As shown above, there isn’t much to find in the bond market that would justify locking up money for decades at a rate lower than the inflation rate, which we expect to start rising.

This is why we set up our income fund late last fall. The original idea behind the portfolio would be to invest 60% of the portfolio in dividend aristocrats (large cap, blue-chip stocks) with a history of raising dividends over a longer period of time. We would own 20 stocks with a 3% position in each company as well as hold stocks in different sectors for diversification. The rest of the portfolio would be 30% invested in bonds, and 10% in alternative asset classes such as gold.

Since its inception, we have had to change part of our allocation from bonds and replace them with preferred stocks paying dividends that range from 5.00-5.50%. The T-bills we held in the portfolio matured and it didn’t make financial sense to invest in Treasuries at yields of only 0.10%-0.60%. They were replaced with preferred stocks with yields ranging from 5-6%, and are taxed at a lower dividend tax rate of 10-15% for most of our clients. Corporate bonds make up the rest of the portfolio with a 10% allocation.

The results are that the program is working just as I expected. Of our 20 companies, 13 so far have increased their dividends this year despite an economic recession, with our gold stock increasing its dividend by 80%. We only had two stocks reduce their dividends—one has already been replaced and the other will be sold shortly and replaced with other dividend achievers. As a comparison, over 30% of the S&P 500 companies have decreased their dividends this year compared to only 10% of our Income Portfolio. One replacement has already increased its dividend this year by 6%. The two companies cutting their dividends were financials, casualties of the Fed’s low interest rate policy. Some of our healthcare holdings are working on a COVID vaccine, with one company that hopes to be producing 1 billion vaccines by the first quarter of next year if September trials go well.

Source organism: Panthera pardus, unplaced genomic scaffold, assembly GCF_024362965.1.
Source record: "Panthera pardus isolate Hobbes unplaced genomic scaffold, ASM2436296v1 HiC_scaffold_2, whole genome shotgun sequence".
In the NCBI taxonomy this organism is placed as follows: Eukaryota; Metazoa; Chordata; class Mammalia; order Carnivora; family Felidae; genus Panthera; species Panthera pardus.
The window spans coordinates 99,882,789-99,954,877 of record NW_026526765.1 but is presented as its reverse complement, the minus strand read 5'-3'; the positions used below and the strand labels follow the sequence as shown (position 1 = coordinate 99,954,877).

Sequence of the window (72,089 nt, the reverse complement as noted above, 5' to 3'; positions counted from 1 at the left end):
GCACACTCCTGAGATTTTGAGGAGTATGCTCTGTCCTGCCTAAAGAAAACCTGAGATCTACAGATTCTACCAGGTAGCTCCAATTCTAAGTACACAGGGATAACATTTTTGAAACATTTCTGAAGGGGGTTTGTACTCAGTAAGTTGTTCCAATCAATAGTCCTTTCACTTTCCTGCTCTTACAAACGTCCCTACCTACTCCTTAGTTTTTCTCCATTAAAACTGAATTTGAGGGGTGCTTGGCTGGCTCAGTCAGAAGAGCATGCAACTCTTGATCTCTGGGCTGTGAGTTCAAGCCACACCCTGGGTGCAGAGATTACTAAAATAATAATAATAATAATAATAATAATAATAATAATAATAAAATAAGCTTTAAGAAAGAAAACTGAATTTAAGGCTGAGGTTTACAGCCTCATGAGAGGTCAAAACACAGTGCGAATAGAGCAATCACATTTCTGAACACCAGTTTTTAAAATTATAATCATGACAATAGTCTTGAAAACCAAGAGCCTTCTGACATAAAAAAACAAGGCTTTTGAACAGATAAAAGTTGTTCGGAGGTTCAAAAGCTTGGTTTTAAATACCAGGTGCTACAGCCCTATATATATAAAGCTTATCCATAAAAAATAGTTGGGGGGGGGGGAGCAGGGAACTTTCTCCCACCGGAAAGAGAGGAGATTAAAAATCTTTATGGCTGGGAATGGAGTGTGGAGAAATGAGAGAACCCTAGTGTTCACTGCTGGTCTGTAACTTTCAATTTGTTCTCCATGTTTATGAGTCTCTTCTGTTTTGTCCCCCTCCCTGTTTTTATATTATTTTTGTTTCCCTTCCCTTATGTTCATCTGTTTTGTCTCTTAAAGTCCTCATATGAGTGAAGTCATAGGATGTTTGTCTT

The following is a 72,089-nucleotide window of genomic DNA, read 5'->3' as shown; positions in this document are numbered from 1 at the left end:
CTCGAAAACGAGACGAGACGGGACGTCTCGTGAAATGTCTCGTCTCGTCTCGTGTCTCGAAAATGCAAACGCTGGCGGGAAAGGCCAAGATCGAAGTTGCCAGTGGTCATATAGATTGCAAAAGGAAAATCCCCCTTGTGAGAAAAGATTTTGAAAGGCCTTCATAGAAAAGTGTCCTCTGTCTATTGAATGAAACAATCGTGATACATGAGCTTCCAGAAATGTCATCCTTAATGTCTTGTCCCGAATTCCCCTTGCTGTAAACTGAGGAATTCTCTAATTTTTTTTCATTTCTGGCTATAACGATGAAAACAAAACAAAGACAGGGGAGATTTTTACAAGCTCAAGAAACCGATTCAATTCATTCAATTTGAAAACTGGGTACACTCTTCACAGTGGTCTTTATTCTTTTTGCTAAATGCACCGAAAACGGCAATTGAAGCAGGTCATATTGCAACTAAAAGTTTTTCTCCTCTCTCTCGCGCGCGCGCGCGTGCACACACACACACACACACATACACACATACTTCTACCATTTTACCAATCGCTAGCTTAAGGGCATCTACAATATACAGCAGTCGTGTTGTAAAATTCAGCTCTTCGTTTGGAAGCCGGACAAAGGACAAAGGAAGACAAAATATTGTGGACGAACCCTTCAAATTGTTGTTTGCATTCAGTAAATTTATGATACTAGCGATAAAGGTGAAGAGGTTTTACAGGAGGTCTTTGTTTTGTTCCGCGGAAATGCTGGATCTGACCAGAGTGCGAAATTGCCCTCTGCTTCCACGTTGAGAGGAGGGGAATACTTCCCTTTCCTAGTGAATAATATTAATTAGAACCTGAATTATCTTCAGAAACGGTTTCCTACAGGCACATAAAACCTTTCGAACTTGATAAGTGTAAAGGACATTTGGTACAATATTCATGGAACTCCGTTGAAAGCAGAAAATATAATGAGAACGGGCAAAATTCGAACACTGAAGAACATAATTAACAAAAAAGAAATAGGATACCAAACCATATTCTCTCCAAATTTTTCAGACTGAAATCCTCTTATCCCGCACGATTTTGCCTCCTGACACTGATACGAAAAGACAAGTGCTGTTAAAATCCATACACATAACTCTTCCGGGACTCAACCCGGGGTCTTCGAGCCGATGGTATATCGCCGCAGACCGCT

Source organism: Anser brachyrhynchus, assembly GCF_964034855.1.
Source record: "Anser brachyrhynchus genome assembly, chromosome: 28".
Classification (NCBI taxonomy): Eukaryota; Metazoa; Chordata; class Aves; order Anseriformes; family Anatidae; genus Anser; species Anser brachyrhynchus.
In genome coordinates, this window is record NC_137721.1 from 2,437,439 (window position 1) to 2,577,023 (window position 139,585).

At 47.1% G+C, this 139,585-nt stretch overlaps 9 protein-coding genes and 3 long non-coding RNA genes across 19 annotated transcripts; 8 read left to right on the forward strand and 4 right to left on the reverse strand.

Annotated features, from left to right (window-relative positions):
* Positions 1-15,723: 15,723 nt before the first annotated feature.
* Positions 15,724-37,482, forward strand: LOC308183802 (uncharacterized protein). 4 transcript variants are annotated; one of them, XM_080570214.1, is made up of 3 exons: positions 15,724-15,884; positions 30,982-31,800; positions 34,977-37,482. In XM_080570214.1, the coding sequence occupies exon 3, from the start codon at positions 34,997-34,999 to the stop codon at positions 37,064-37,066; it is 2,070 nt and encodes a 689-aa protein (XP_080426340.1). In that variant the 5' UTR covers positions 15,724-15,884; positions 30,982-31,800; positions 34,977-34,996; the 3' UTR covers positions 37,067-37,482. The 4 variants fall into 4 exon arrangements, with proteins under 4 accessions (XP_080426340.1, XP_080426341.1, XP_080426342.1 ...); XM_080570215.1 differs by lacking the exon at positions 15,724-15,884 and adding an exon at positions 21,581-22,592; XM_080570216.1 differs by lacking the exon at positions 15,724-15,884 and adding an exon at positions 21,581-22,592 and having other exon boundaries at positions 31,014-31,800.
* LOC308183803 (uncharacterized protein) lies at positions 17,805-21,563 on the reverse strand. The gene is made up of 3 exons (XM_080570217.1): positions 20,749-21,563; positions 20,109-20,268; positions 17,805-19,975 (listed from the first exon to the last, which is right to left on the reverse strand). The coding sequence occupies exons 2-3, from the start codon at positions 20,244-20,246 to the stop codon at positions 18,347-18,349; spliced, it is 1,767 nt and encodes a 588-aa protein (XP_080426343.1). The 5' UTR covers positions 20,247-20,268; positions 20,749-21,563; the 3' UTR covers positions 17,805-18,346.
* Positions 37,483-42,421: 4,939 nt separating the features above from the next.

I will also be reducing our bullion allocation to 5% and will be adding another dividend-paying gold producer. Gold companies are in a sweet spot as the price of gold is heading higher, costs are down on fuel and labor denominated in depreciating currencies.

The concept of this account was to provide a stream of increasing income at a time of zero interest rates and rising inflation. The objective was to achieve a yield that was twice the yield of the S&P 500 and 4-6 times higher than Treasuries. The current yield on the portfolio is close to 4%, and I see that yield rising with dividend increases as well as a few adjustments already mentioned.

At this point in time, the portfolio is doing what it was intended to do which is to provide an increasing source of income that is twice that of the market and much higher than the bond market in a tax-efficient manner with low turnover. Stock dividends are taxed at a rate of 0%-20%.

I anticipate this will become increasingly important in the years ahead as the Fed pursues a policy of financial repression in order to keep interest rates at zero coupled with the combination of massive fiscal deficits and monetary printing leading us down the path to higher inflation—a reason we own stocks, natural resources, and gold.

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Copyright © 2020 Jim Puplava